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No Need To Fear The Carpenter Bees!

Spring has sprung at the Cincinnati Zoo, and so have the Carpenter Bees! However, the Zoo’s Curator of Invertebrates, Winton Ray, has some comforting news for you. It’s time to stop fearing the bee. At least the Eastern Carpenter Bee!

The Eastern Carpenter Bee (Xylacopa viginica) is the large, yellow and black flying insect frequently encountered on Zoo grounds at this time of year. Though they are often mistaken for Bumblebees they can be most easily differentiated from them by their black, hairless abdomens; Bumblebees have fuzzy abdomens. Carpenter Bees were so named because the females excavate nest tunnels in wood. They only nest in the wood, they do not eat it. And while nesting bees can sometimes damage wooden structures the damage associated with them is sometimes caused by woodpeckers working to excavate the bees themselves for food.

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Carpenter Bees are among the first insects observed in spring. The Carpenter Bees Zoo guests are generally encountering are males. Male Carpenter Bees can be easily distinguished from females by the white or gold patch between their eyes. Each male stakes out a territory in the vicinity of a nesting female awaiting the opportunity to breed. Any other males entering the territory will be chased away and just about anything will be investigated. It’s these investigative flights that bring them into close proximity with you, the innocent bystander zoo guests. Carpenter Bees are large and fast flying so it’s easy to see why people mistake their curiosity for aggression even though they’re essentially harmless. Male Carpenter Bees, like all male bees or wasps cannot sting. Let me repeat that: they cannot sting! The stinger is a modified ovipositor (egg laying organ). Female Carpenter Bees are capable of stinging but rarely do. They spend most of their time visiting flowers or in their underground nest tunnels.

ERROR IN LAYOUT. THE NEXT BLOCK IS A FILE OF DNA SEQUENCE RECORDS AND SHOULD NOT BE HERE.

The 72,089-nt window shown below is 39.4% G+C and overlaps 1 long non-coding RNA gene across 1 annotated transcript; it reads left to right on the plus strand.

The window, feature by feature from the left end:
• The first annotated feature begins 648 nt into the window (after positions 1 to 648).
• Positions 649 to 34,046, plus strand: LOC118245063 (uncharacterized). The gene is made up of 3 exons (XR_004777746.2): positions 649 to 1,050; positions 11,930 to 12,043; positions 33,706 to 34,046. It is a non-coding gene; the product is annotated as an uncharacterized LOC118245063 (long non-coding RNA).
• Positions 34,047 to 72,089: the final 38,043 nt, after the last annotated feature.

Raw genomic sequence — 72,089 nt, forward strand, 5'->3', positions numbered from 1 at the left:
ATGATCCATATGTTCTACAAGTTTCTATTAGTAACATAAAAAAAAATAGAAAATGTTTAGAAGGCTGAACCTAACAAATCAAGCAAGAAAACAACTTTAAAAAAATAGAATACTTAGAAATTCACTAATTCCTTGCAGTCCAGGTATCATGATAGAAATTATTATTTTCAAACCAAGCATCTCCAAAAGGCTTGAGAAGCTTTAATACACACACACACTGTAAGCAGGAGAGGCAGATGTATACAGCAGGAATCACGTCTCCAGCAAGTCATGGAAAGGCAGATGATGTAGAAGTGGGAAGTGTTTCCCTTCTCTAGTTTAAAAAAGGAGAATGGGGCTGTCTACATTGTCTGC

In a few weeks the Carpenter Bees we’re seeing will be gone but in the tunnels they’ve created their offspring will live on. In late summer young Carpenter Bees will emerge to feed on nectar in preparation for a long winter hibernation. They’ll generally hibernate in the same tunnels their ancestors survived previous winters in. Carpenter Bees on Zoo grounds are going about their lives the way they have for countless millennia, they’re just doing it at the Zoo instead of in an Eastern forest.

So, good news for your next Zoo visit! Carpenter Bees pose essentially no danger to us. You’re actually more likely to be injured trying to swat or flee from Carpenter Bees than by the bees themselves. Next time you see a Carpenter Bee, you can let your friends know, there’s really nothing to fear!

 

April 25, 2015   1 Comment

Celebrate National Arbor Day by Planting a Tree through Taking Root

Growing up, my favorite place to escape was among the weeping branches of a willow that stood in the far corner of our yard. I spent hours climbing that tree, watching the ants march up and down its wrinkled bark and making crowns of its leafy branches. Still now when I return to my childhood home for a visit, I always stop by to say hello to my old friend.